Study results indicate abnormalities in the vestibular cortical network may help researchers understand the underlying mechanisms of vestibular migraine.
Functional connectivity (FC) between regions with a decline in gray matter (GM) volume is altered in patients with vestibular migraine (VM), according to study results published in Frontiers in Neuroscience. Findings suggest that abnormalities in the vestibular cortical network may be useful for understanding the underlying mechanisms of VM, authors wrote.
Although the exact pathophysiology of VM is not fully understood, it is the most common neurological cause of vertigo and affects between 1% and 2.7% of the adult population.
“Previous studies suggest that recurring migraine and vertigo attacks over time may lead to selective damage to several brain regions involved in pain and visual and vestibular processing,” researchers explained. “Furthermore, VM may have cumulative effects on brain structure, because some alterations may be associated with a longer disease duration and increased migraine frequency.”
Using multimodal imaging approaches by combining voxel-based morphometry (VBM) and resting state FC analyses, investigators sought to identify changes in GM volume and abnormal FC in patients with VM during the interictal period.
A total of 30 patients with VM (24 without aura, 6 with aura) were recruited from an outpatient center in China between January 2016 and October 2020. All participants did not take medications for at least 3 days prior to their functional MRI (fMRI) scan.
All patients were also required to be attack-free during the experiment and underwent MRIs in the following 3 to 7 days after a VM attack. Thirty healthy controls (HCs) were included in the final analyses.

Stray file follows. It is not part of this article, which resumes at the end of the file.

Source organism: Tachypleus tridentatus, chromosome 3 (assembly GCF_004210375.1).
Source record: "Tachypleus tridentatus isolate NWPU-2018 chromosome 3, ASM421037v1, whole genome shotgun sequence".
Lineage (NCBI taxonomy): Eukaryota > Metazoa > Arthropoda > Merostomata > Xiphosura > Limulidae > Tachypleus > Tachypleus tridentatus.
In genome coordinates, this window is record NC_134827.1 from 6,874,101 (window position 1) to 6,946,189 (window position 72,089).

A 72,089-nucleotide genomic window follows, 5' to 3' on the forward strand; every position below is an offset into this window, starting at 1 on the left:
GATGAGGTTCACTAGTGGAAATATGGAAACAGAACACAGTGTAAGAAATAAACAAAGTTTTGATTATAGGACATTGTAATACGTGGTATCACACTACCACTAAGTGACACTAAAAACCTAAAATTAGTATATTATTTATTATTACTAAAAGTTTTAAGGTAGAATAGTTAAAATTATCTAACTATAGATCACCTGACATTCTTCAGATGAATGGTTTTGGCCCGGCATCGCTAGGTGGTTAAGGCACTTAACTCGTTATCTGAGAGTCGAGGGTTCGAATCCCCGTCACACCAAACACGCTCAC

“Our present data demonstrate changes in FC in resting-state networks of brain regions with structural alterations,” the authors noted.
The main finding of a significant loss of GM volume in the PIVC among those with VM is in line with previous studies; this region “is recognized as the core region of the vestibular cortex in humans,” they continued.
As impaired GM volume in the PIVC was negatively correlated with the DHI score, this relationship underscores that recurring long-term headache and vertigo attacks have a cumulative effect on GM volume. Abnormal GM volume may thus contribute to dysfunction in information processing, supporting the notion that impaired GM volume is linked with the pathophysiology of VM.
In addition, “it is possible to speculate that the GM volume reductions of the PIVC led to a systems-level alteration in FC,” authors wrote, although more studies are needed to answer this question.
The relatively small sample size and lack of a comparative study among migraine subtypes (aura vs no aura) mark limitations to the current analysis. The cross-sectional nature of the study also precludes any causal conclusions from being drawn.
Zhe X, Zhang X, Chen L, et al. Altered gray matter and functional connectivity in patients with vestibular migraine. Front Neurosci. Published online July 8, 2021. doi:10.3389/fnins.2021.683802